National standards will help establish good handling practices and ensure quality of life for animals
Canadian rabbit producers are developing their first code of practice through a process established by the National Farm Animal Care Council.
Members of the committee that will develop the rabbit code were scheduled to have their first meeting March 19-20. It will be ready by fall 2017 if all goes according to the NFACC plan.
“At this point we have nothing, so this is a big step,” said Ontario Rabbit president Michelle Sanders.
“We’ve never had a code of practice. This isn’t an update. This is starting from scratch.”
Rabbit producers approached the council about developing a code several years ago. The process was launched once funding was in place, with the Quebec rabbit organization taking the lead.
Quebec rabbit producer Maxime Tessier said in a news release that the code is an important step.
“The development of this code is an excellent opportunity for Canada’s rabbit sector to come together and establish a national standard that ensures a good quality of life for rabbits raised in Canada.”
Codes of practice are guidelines for the care and handling of farm animals. They contain requirements as well as recommendations on how species of livestock should be managed.
The council has completed seven code updates in the last six years, including beef cattle, dairy cattle and hogs.
Sanders said a code for rabbits is needed to protect producers against accusations of improper handling and to help new entrants understand what is required and expected.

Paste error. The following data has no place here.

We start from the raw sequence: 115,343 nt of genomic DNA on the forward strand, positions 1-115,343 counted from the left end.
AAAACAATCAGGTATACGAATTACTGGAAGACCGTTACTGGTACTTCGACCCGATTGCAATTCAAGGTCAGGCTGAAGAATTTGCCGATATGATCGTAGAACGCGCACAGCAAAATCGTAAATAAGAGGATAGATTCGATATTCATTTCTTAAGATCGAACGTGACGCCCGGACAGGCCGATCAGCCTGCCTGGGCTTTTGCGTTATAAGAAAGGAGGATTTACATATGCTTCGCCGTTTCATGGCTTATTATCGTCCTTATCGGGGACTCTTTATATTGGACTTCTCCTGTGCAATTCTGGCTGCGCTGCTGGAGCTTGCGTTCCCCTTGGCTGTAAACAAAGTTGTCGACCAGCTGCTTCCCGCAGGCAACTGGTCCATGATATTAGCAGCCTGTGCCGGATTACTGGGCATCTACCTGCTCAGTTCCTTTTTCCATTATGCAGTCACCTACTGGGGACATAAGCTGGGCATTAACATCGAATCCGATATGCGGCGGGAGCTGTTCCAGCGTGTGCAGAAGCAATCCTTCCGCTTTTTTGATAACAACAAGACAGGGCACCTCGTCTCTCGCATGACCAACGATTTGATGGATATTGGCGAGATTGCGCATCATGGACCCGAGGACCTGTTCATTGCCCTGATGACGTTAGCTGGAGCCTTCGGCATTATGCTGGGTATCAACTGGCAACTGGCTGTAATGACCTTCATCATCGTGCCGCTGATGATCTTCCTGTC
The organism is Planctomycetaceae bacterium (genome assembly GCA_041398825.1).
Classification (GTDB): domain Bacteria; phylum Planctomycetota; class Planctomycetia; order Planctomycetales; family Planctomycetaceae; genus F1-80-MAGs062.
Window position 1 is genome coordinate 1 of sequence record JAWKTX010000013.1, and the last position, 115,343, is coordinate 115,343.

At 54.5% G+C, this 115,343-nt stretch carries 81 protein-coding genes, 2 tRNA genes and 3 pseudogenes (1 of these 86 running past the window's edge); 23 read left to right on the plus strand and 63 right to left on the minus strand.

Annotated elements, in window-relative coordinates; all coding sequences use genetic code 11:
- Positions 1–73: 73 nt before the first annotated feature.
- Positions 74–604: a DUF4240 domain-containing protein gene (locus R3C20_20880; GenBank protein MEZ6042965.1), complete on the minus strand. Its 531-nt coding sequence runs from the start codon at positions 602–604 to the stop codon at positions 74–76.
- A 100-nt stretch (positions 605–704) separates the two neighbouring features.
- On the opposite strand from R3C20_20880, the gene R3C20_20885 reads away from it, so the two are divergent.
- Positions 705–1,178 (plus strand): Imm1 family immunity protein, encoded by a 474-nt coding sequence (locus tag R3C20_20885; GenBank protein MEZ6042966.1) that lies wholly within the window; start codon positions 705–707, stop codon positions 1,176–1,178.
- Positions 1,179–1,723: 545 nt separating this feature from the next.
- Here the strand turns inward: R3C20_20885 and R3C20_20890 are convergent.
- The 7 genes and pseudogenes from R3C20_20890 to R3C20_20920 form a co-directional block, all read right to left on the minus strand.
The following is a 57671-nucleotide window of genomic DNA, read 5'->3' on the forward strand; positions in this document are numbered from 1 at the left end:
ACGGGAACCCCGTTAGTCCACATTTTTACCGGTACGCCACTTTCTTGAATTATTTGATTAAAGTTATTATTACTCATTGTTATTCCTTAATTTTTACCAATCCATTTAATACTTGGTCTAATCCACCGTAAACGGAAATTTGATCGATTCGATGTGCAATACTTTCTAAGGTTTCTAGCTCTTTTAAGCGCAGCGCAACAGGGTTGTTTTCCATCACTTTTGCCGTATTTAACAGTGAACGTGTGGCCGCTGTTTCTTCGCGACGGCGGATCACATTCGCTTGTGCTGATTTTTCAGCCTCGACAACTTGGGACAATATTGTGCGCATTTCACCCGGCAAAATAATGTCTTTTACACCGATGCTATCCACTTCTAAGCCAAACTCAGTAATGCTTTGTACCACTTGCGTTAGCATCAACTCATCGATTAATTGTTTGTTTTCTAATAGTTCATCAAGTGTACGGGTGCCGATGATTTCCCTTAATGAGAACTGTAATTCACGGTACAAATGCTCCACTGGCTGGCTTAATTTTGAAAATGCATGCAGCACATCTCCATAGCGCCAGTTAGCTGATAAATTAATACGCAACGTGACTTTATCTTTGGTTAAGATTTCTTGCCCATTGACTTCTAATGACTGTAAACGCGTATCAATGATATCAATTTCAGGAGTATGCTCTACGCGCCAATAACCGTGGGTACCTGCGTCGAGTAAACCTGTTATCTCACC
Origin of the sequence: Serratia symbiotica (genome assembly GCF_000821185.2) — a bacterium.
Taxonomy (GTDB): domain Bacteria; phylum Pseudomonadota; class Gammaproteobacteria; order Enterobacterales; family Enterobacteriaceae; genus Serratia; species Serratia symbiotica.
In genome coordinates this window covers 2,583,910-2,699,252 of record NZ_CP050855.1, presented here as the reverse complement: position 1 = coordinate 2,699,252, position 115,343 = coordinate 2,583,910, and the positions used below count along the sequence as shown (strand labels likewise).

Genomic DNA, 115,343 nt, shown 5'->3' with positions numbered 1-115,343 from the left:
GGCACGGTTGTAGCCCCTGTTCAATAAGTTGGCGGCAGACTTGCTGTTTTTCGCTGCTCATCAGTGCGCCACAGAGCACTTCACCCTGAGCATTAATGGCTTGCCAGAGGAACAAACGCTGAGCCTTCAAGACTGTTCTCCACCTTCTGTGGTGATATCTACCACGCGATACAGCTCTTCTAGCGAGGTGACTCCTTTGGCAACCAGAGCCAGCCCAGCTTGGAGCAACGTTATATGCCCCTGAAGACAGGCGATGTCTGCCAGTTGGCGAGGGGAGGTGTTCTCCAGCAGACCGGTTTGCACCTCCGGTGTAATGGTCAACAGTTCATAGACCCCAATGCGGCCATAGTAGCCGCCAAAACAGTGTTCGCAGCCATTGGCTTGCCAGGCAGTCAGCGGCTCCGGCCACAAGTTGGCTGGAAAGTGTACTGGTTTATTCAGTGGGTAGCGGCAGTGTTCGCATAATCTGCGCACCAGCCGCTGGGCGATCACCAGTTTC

“It would make people feel more comfortable about starting if we had a code,” she said.
Other countries have codes of practice for rabbits, and council general manager Jackie Wepruk said those would be examined as part of the process for a Canadian model.
“We always need to keep in mind that these are codes for Canadian producers in Canadian environments, and so it needs to be applicable to a Canadian situation,” she said.
“It’s a good starting point to use those other codes … but we also have to make sure that we’re applying it in a way that works for Canadian situations.”
The council has also recently under-taken an update to the veal calves code of practice, which is projected for completion in fall 2017.
Five codes are in various stages of development, said Wepruk.
The bison code is being updated, while a code for chickens, turkeys and hatching eggs and another for layer hens are being revised.
“So far everything is moving along really well,” said Wepruk.
“We’ve adjusted the public comment period for the poultry code related to the meat birds, so we’ve moved that code back by a couple of months, but it’s still expected that we’re going to meet our overall timelines.”
The livestock transport code will likely to be next on the list for update, which Wepruk said could be complex.
“We recognize that that’s a priority one,” she said. “It’s just a matter of figuring out how to manage a code that has so many groups that need to be involved.”
The livestock transport code was last updated in 2001.
Wepruk said about 30 people were on the committee for that update, but it still didn’t represent all interested stakeholders.